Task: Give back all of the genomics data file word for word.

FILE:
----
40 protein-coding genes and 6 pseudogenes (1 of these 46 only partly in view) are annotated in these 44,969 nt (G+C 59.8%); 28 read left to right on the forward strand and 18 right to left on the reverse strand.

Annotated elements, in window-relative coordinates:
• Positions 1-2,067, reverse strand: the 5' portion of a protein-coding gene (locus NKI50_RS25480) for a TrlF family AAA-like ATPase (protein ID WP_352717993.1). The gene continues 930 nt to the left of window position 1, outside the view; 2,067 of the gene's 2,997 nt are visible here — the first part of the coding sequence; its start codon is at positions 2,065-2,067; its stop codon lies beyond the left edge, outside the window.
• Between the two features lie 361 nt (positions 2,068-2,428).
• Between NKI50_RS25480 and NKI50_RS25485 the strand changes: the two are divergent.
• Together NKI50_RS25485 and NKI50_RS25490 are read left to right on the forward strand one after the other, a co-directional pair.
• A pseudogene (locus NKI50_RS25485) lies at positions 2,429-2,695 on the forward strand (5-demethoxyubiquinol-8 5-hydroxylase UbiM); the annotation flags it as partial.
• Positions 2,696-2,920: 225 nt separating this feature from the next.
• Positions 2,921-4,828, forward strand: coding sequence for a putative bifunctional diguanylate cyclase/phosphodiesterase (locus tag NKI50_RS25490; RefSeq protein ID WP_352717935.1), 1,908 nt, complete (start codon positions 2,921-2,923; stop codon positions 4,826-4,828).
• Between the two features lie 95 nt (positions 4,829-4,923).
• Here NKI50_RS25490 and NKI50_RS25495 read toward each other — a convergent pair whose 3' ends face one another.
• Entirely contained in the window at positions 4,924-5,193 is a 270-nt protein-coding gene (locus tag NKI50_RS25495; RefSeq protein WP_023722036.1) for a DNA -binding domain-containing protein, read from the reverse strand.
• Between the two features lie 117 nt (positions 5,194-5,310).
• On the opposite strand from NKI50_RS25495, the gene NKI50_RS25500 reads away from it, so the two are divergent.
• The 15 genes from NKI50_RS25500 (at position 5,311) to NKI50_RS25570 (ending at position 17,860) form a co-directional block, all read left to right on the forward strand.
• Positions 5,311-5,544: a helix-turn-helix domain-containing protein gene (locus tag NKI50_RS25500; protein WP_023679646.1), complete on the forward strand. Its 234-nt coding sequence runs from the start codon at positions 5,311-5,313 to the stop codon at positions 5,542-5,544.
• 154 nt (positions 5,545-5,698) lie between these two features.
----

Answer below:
40 protein-coding genes and 6 pseudogenes (1 of these 46 only partly in view) are annotated in these 44,969 nt (G+C 59.8%); 28 read left to right on the forward strand and 18 right to left on the reverse strand.

Annotated elements, in window-relative coordinates:
• Positions 1-2,067, reverse strand: the 5' portion of a protein-coding gene (locus NKI50_RS25480) for a TrlF family AAA-like ATPase (protein ID WP_352717993.1). The gene continues 930 nt to the left of window position 1, outside the view; 2,067 of the gene's 2,997 nt are visible here — the first part of the coding sequence; its start codon is at positions 2,065-2,067; its stop codon lies beyond the left edge, outside the window.
• Between the two features lie 361 nt (positions 2,068-2,428).
• Between NKI50_RS25480 and NKI50_RS25485 the strand changes: the two are divergent.
• Together NKI50_RS25485 and NKI50_RS25490 are read left to right on the forward strand one after the other, a co-directional pair.
• A pseudogene (locus NKI50_RS25485) lies at positions 2,429-2,695 on the forward strand (5-demethoxyubiquinol-8 5-hydroxylase UbiM); the annotation flags it as partial.
• Positions 2,696-2,920: 225 nt separating this feature from the next.
• Positions 2,921-4,828, forward strand: coding sequence for a putative bifunctional diguanylate cyclase/phosphodiesterase (locus tag NKI50_RS25490; RefSeq protein ID WP_352717935.1), 1,908 nt, complete (start codon positions 2,921-2,923; stop codon positions 4,826-4,828).
• Between the two features lie 95 nt (positions 4,829-4,923).
• Here NKI50_RS25490 and NKI50_RS25495 read toward each other — a convergent pair whose 3' ends face one another.
• Entirely contained in the window at positions 4,924-5,193 is a 270-nt protein-coding gene (locus tag NKI50_RS25495; RefSeq protein WP_023722036.1) for a DNA -binding domain-containing protein, read from the reverse strand.
• Between the two features lie 117 nt (positions 5,194-5,310).
• On the opposite strand from NKI50_RS25495, the gene NKI50_RS25500 reads away from it, so the two are divergent.
• The 15 genes from NKI50_RS25500 (at position 5,311) to NKI50_RS25570 (ending at position 17,860) form a co-directional block, all read left to right on the forward strand.
• Positions 5,311-5,544: a helix-turn-helix domain-containing protein gene (locus tag NKI50_RS25500; protein WP_023679646.1), complete on the forward strand. Its 234-nt coding sequence runs from the start codon at positions 5,311-5,313 to the stop codon at positions 5,542-5,544.
• 154 nt (positions 5,545-5,698) lie between these two features.